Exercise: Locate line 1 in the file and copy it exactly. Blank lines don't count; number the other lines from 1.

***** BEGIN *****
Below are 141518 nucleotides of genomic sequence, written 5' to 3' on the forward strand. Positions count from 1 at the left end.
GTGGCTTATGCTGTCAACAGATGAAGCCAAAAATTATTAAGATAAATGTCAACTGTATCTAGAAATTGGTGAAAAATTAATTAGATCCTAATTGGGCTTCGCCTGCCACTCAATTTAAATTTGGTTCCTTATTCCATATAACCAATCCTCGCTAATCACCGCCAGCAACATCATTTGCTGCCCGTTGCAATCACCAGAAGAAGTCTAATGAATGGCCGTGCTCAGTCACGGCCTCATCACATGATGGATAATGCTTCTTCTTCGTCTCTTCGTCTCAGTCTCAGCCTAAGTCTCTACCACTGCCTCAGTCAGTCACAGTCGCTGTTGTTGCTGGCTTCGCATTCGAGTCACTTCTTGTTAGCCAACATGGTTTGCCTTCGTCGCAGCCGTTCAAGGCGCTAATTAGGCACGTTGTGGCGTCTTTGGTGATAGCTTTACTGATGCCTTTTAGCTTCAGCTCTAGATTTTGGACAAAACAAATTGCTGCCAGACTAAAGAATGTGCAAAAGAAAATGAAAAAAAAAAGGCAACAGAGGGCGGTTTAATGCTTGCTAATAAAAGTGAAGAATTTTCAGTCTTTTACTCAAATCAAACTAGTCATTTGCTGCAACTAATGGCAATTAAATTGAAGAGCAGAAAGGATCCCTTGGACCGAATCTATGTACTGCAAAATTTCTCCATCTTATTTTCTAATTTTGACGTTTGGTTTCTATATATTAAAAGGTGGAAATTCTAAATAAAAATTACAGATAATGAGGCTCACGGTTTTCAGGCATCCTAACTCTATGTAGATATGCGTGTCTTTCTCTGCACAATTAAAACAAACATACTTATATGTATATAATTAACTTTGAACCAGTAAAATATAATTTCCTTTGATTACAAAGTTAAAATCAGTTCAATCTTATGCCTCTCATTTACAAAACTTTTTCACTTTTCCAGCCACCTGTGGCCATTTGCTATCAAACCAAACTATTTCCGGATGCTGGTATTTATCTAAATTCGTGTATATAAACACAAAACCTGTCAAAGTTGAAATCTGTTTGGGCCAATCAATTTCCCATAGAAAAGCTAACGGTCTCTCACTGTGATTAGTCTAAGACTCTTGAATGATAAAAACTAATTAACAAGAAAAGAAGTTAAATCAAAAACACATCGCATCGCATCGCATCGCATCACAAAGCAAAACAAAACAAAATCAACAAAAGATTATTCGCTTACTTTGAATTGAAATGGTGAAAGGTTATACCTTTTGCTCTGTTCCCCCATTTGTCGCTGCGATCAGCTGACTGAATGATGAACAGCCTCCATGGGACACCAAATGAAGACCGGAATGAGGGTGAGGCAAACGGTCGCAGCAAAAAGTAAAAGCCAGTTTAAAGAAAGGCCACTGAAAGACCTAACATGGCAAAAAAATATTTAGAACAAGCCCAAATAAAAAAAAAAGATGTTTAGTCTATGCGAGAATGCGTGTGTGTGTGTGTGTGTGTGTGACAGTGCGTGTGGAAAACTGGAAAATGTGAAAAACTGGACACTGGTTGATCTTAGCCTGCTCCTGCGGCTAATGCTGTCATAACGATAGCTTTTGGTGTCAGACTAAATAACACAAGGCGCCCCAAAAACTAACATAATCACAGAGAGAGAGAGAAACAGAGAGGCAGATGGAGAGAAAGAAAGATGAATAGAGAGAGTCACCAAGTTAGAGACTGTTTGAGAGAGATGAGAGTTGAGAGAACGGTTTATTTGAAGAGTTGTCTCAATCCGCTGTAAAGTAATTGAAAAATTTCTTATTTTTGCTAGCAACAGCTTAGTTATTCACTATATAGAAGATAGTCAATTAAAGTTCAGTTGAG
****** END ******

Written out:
Below are 141518 nucleotides of genomic sequence, written 5' to 3' on the forward strand. Positions count from 1 at the left end.